• or at least the famous Sun headline on a previous EU strong arm attempt "Up Yours Delors [currybet.net]".
  • "Notably, the draft includes many new rights for broadcasters. These rights form part of a proposed Broadcast Treaty at WIPO that has failed to achieve consensus. The EU is seeking to build support for the treaty by requiring Canada to implement many new provisions that would give broadcasters a host of new rights and force public places to pay additional fees for carry broadcasts."

    So... in other words they want places that provide public benefit to pay more money to people who don't. That's... rationa

  • by Aceticon (140883) on Tuesday March 30, 2010 @05:05AM (#31667878)

    In the EU bureaucracy, power is pretty much split into 3 blocks:
    - The European Commission - non-elected, nominated and agreed by and between the countries governments
    - The Council of Europe - representatives of each country's governments
    - The European Parliement - directly elected

    Somehow I suspect this treaty is being negociated by the European Commission, same as ACTA. That would make the "EU's" demands it contains not surprising at all: the Commission is (unsurprisingly) the one force in Europe which is deepest in the pocket of corporate special interests (for example, they were the ones that wanted Software Patents in Europe).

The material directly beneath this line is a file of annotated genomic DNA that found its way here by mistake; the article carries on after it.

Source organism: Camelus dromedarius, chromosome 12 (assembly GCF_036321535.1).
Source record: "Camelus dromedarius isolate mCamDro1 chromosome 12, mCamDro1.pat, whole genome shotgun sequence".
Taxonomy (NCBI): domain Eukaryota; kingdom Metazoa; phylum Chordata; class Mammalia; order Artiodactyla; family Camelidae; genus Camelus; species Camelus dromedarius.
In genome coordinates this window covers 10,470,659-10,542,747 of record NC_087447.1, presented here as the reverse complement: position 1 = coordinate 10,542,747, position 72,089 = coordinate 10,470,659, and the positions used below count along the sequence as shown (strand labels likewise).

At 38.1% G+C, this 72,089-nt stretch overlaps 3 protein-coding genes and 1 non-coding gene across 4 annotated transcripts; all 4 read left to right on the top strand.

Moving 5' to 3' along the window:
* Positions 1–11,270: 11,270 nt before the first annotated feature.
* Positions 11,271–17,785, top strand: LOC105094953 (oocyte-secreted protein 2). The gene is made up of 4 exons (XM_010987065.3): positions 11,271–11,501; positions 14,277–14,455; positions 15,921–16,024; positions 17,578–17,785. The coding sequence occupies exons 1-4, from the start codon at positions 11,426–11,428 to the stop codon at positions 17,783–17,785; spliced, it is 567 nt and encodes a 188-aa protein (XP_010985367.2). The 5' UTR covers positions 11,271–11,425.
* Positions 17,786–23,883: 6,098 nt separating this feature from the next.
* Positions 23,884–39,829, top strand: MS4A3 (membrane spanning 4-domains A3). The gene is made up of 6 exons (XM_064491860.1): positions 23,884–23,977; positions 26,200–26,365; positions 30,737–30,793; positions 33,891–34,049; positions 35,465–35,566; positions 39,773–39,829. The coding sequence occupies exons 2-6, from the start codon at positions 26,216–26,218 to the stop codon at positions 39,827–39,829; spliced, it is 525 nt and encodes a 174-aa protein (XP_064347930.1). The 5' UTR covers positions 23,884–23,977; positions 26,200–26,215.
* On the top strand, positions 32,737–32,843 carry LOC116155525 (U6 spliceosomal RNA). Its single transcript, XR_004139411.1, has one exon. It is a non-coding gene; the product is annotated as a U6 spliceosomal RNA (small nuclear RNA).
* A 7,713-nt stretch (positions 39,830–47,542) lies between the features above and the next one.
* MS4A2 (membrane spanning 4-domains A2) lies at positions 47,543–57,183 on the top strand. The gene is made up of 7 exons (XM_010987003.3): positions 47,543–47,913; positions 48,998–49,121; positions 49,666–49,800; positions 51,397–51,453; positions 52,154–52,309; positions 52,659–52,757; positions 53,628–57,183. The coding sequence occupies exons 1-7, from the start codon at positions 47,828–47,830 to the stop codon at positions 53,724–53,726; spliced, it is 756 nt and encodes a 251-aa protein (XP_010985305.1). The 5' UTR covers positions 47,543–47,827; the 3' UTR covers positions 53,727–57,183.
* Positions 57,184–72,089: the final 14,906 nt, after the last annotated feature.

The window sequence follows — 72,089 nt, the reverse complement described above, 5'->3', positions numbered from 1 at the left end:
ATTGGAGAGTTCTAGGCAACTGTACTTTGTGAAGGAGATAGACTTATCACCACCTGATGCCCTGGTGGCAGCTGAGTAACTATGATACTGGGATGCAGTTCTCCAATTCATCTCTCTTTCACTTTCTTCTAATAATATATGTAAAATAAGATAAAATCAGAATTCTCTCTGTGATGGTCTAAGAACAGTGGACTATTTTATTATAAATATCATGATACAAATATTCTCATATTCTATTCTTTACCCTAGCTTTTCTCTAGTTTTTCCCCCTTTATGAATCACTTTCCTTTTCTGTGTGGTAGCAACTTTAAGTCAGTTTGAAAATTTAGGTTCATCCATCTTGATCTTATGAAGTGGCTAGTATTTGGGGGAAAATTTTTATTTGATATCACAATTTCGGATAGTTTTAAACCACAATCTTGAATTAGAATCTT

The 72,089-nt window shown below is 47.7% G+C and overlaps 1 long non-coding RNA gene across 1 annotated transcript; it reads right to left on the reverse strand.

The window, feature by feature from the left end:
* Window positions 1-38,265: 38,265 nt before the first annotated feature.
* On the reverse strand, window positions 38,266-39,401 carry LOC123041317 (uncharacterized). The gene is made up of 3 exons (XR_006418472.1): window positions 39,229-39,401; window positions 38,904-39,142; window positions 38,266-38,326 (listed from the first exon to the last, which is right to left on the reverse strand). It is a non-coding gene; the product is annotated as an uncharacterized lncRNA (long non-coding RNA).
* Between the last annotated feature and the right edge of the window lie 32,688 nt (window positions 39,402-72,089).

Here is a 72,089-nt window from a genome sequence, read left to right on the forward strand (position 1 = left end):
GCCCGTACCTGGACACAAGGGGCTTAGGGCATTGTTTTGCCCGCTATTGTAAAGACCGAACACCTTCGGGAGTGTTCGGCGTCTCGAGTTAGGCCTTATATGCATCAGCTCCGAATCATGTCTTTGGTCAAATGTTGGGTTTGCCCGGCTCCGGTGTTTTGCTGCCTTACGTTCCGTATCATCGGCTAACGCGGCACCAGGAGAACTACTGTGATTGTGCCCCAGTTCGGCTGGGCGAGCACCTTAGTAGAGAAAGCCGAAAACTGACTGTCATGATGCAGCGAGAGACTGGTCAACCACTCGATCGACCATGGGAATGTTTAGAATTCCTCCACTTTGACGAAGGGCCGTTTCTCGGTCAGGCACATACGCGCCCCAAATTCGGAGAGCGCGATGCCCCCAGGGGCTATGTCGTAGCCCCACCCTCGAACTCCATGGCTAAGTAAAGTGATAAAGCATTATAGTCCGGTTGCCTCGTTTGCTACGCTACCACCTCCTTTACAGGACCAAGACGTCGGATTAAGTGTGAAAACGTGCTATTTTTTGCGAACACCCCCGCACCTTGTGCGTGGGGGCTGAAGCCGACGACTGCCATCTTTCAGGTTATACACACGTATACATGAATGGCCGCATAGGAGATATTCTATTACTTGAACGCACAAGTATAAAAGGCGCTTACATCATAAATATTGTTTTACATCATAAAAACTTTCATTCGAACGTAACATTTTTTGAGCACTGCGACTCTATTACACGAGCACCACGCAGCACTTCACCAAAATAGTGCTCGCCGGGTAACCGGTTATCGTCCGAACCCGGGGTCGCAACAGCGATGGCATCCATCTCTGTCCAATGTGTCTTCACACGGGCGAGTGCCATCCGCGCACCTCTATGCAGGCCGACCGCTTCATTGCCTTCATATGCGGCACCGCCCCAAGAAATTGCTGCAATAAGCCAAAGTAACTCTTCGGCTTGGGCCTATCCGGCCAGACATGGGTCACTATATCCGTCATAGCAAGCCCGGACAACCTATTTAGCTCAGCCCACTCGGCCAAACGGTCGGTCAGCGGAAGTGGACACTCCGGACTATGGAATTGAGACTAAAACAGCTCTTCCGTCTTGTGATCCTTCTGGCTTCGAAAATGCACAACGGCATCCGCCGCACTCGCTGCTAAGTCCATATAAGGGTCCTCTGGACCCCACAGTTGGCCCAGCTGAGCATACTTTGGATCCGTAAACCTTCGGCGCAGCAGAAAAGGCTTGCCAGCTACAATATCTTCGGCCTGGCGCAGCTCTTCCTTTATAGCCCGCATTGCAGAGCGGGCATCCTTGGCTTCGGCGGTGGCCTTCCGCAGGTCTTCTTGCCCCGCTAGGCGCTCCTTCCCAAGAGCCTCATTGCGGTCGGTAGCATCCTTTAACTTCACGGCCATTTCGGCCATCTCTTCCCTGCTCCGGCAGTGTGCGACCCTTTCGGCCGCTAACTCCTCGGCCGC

The European Parliement on the other hand tends to side more with Citizens and Consumers (again, unsurprisingly).

    The funny bit is that, if the Commission does manage to get this treaty signed by Canada, it might still be voted down in Europe by the European Parliement.

  • Dear World (Score:5, Interesting)

    by whisper_jeff (680366) on Tuesday March 30, 2010 @07:40AM (#31668570)
    Dear World,

    As one of the few countries in the world whose economy is not absolutely sitting in the toilet, we, the People of Canada, would like to politely ask you all to fuck off, eh. We appreciate your opinions on our intellectual property laws but, given that we're not bordering on bankruptcy and/or forcing our people to live in a Nanny-state like the rest of you seem to be, we are forced to assume we must be doing something right while the rest of you aren't exactly laying down templates of "how it should be done."

    We do apologize for the broad generalizations that may be made in this message but, really, the point remains - fuck off, eh. Mind your own damn business and we'll mind our own. We've done pretty well at minding our business and are just fine with things as they are. Thanks.

    Sincerely and respectfully, Canada.
  • Or What? (Score:4, Informative)

    by DarthVain (724186) on Tuesday March 30, 2010 @10:25AM (#31670252)

    Seriously. The USA is by FAR our biggest trading partner. They have been trying to bend us over for years about IP, Copyright and Patent law. If we are not about to capitulate the them, what makes the EU think we give a flying fuck what they say....